Ever since humans began wearing shoes, one question has defied space and time: Is it appropriate to wear shoes inside? What about at an open house?
A column published Thursday in The Wall Street Journal dove into the timeless debate, drawing hundreds of heated comments from Americans on both sides of the equation.
Columnist Kris Frieswick took a polarizing shoes-on stance, acknowledging that in the case of religious or cultural reasons, she respects her hosts’ wishes. It almost goes without saying, she added, that if guests recently stomped through mud, snow, biomedical hazardous waste or worse, she’ll remove her shoes — begrudgingly.
In less extreme scenarios, Frieswick argued that allowing guests to walk around with dirty shoes is often less painful than asking them to remove them and risk splinters, legos and power imbalances. After all, what are doormats for?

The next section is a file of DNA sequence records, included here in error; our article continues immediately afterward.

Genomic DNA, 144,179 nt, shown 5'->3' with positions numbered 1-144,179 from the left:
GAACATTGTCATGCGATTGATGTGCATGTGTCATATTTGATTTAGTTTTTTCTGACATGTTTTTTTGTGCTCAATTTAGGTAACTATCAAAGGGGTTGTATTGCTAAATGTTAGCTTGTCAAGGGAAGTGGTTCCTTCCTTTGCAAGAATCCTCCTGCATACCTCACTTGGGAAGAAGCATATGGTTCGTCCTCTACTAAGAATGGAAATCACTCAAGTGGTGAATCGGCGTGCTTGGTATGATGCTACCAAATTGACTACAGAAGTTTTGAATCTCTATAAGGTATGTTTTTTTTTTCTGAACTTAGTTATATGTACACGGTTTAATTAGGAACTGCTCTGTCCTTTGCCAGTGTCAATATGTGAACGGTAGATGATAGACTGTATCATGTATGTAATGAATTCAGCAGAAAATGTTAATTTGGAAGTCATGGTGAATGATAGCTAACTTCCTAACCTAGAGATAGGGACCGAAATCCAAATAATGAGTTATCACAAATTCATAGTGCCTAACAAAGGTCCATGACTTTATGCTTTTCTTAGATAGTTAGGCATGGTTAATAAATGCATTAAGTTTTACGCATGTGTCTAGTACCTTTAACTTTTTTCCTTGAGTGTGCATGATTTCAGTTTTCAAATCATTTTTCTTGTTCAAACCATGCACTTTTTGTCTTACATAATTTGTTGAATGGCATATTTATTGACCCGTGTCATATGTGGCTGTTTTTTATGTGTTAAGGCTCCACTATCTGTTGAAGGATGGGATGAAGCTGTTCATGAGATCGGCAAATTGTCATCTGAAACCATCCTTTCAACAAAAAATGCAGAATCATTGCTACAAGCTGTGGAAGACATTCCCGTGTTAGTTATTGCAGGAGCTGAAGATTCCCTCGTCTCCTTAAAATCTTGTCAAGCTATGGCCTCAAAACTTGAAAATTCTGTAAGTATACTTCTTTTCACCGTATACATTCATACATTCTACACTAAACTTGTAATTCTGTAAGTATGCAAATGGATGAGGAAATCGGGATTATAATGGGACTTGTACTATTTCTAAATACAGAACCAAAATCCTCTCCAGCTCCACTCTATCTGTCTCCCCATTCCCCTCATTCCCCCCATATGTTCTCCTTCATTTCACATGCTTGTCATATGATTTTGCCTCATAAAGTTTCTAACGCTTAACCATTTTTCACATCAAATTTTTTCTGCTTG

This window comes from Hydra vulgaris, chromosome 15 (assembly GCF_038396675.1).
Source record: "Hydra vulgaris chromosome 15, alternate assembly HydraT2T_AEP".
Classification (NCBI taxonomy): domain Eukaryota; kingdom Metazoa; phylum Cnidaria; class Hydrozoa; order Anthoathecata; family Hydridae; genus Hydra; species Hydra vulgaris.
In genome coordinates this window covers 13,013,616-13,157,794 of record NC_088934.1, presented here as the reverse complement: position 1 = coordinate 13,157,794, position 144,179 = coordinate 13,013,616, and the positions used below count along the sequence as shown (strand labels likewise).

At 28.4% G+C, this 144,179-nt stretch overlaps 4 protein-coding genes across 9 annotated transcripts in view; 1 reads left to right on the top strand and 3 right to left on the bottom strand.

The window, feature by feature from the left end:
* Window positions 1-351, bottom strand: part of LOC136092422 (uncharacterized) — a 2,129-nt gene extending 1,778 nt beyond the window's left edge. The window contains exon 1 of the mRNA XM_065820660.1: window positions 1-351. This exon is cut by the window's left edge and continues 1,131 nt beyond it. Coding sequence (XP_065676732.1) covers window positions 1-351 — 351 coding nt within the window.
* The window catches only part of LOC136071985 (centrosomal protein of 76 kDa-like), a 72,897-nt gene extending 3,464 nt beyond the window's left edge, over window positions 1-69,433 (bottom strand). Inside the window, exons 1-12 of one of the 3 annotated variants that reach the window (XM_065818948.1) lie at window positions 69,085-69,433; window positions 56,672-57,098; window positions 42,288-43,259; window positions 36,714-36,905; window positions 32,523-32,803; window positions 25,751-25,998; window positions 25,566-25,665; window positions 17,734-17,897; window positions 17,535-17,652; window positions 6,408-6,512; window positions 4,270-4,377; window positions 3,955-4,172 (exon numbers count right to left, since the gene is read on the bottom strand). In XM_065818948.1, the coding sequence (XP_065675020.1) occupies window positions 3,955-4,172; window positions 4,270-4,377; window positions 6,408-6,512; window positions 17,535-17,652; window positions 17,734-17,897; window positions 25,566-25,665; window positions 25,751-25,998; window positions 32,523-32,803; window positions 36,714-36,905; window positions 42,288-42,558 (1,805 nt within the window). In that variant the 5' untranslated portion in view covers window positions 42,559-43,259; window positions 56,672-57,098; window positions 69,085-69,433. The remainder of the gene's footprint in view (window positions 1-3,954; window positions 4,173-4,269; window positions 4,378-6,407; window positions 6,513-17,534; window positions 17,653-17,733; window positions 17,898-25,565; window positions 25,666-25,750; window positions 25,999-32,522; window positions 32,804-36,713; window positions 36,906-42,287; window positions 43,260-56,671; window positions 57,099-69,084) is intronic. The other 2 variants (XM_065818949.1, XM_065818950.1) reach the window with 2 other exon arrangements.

“Turns out there’s already an effective old-fashioned way to achieve your goal of a clean floor while neither insulting my hygiene habits nor endangering my delicate, vulnerable, long-suffering feet,” Frieswick writes. “It’s called a doormat.”
Some commenters agreed with the shoes-on approach, but others were vehemently opposed. “Remind me not to ever invite the author to my home,” one commenter wrote.
“The author must not frequent subway platforms or any major city streets,” another commented, while yet another added, “or a communal bathroom at a Jets game.”